The billions of public cash being spent by the Welsh Government on tackling the coronavirus pandemic have been revealed.
Ministers say £2.4bn is going on healthcare, businesses, councils and transport.
Most – £1.6bn – is being used to support the economy.
But Welsh Government Finance Minister Rebecca Evans said ministers should be able to be allowed to raise more cash through borrowing.
Most of the cash has come from £1.8bn in extra funding from the UK Treasury as a result of new spending on public services in England due to coronavirus.
A total of £256m will come from the Welsh Government’s reserves, and £245m from repurposed European funding, according to the Welsh Government’s supplementary budget.
How is the money being spent?
The Welsh Government said it is spending £1.7bn, including £100m on infrastructure, on measures to support the economy and protect jobs.
That includes £500m on an economic resilience fund – providing financial support to companies.
But the bulk is being spent on business rate relief – a tax paid by firms for the premises they use. More than £1bn is being distributed by councils through the tax cuts, and associated grants.
To date councils have issued £625m in 50,700 business rates grants.
£100m allocated on protective kit
Meanwhile £763m is being spent on health and public services, including £166m for field hospitals such as the Dragon’s Heart in Cardiff.
A total of £100m is going on personal protective equipment (PPE), £91m on additional NHS staffing, and £40m to pay every care worker a one-off £500 bonus.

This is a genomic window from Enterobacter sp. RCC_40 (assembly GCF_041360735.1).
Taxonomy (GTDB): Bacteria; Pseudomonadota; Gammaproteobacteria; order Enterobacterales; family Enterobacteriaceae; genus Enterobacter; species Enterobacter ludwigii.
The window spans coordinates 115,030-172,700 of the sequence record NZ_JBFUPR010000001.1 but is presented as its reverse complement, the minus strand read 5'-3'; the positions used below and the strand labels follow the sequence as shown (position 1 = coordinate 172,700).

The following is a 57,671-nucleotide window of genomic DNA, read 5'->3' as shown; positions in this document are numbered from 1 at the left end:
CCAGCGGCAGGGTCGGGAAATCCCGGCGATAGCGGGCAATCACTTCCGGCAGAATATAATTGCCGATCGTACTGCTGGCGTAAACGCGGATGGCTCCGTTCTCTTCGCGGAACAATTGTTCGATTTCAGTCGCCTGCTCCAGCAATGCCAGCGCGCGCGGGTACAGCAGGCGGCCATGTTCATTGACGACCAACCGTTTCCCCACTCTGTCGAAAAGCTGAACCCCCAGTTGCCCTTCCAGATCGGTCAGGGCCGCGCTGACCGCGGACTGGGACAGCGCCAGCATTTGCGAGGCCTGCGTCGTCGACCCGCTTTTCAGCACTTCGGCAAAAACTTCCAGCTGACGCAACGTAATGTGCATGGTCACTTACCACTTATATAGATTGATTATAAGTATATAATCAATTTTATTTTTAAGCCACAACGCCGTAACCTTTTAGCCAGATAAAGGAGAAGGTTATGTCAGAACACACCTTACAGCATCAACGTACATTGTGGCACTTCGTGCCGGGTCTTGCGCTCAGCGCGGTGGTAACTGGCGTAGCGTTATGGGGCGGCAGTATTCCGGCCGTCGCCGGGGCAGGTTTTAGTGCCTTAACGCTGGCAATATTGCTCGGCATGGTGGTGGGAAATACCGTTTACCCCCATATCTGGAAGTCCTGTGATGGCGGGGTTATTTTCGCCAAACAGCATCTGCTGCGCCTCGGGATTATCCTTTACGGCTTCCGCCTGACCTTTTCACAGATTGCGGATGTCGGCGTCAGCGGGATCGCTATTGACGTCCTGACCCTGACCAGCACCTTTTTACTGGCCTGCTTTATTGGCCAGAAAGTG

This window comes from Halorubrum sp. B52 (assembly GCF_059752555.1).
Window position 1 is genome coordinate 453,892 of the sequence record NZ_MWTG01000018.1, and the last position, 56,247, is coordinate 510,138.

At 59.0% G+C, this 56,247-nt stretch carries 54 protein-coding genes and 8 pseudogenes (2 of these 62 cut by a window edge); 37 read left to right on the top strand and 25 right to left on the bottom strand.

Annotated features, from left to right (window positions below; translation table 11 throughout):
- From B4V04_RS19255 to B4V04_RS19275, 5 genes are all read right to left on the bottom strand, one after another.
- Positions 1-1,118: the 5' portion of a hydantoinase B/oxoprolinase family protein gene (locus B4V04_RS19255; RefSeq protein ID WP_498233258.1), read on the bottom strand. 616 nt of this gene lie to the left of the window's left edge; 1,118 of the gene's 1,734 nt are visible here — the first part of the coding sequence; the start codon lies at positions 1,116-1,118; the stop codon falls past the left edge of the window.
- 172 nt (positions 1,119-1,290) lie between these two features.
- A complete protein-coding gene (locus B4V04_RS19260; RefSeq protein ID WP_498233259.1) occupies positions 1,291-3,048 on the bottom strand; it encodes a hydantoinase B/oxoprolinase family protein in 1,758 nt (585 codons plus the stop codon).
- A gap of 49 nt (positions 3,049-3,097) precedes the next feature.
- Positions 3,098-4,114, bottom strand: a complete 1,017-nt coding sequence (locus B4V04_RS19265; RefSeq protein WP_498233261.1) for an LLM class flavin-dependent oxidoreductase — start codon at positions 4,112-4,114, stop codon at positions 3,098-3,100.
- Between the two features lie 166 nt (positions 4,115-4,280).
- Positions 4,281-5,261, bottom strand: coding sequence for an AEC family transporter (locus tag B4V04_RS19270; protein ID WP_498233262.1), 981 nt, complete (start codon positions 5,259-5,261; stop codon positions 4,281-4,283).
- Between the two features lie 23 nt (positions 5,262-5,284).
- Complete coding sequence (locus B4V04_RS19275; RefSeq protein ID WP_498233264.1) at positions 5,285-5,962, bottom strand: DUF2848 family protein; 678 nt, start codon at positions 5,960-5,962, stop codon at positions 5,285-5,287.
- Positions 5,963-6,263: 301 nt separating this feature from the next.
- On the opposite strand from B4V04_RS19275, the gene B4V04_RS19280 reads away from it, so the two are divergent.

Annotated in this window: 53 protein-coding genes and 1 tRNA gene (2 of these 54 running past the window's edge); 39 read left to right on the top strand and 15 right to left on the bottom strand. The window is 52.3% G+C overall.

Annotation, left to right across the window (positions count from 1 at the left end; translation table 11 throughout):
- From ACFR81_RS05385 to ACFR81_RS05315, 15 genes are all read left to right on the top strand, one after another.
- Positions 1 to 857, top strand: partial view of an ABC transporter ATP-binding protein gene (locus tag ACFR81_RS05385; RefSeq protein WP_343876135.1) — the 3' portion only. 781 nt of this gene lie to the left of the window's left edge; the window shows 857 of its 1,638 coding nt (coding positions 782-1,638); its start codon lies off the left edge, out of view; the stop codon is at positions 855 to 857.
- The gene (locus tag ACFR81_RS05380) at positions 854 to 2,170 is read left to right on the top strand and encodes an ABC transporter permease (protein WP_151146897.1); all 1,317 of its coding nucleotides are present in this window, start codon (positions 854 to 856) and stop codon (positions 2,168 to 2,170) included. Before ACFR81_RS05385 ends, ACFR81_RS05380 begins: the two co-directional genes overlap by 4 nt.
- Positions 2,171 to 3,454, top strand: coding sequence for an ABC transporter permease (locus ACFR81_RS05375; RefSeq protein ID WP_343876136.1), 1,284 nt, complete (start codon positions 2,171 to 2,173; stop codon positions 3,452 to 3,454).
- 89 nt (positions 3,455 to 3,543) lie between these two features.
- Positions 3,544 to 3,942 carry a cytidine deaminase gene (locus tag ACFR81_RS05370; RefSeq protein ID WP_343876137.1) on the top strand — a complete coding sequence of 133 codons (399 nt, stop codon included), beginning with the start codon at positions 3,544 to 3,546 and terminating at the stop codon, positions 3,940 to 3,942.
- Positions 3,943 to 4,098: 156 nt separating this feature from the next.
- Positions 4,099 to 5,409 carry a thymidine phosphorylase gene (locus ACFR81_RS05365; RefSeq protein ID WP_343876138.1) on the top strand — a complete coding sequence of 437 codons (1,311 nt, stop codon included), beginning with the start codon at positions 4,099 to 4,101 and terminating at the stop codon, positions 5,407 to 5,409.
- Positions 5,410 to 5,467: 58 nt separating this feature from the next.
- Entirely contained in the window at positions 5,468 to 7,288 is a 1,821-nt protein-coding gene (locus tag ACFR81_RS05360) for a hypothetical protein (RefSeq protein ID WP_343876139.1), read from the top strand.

The Welsh Government’s contact tracing programme – designed to help ease Wales out of lockdown – has been allocated £57m.
Cash for councils
Meanwhile councils are being given £188m through a local authority hardship fund.
That includes £40m to support extra costs from adult social care, £40m for free school meals, £78m to help councils with lost income and £7m for temporary morgues.
Councils have claimed they face a loss of income of £173m through a loss of income and increased costs.
Welsh Local Government Association finance spokesperson Antony Hunt warned there was a “risk that the disease will cast its long shadow over essential local services for years to come, as council budgets are strained by the dual pressure of huge extra costs and loss of revenue”.
“This budget is a good start, and that partnership approach will need to continue to address the financial impacts of this pandemic,” he said.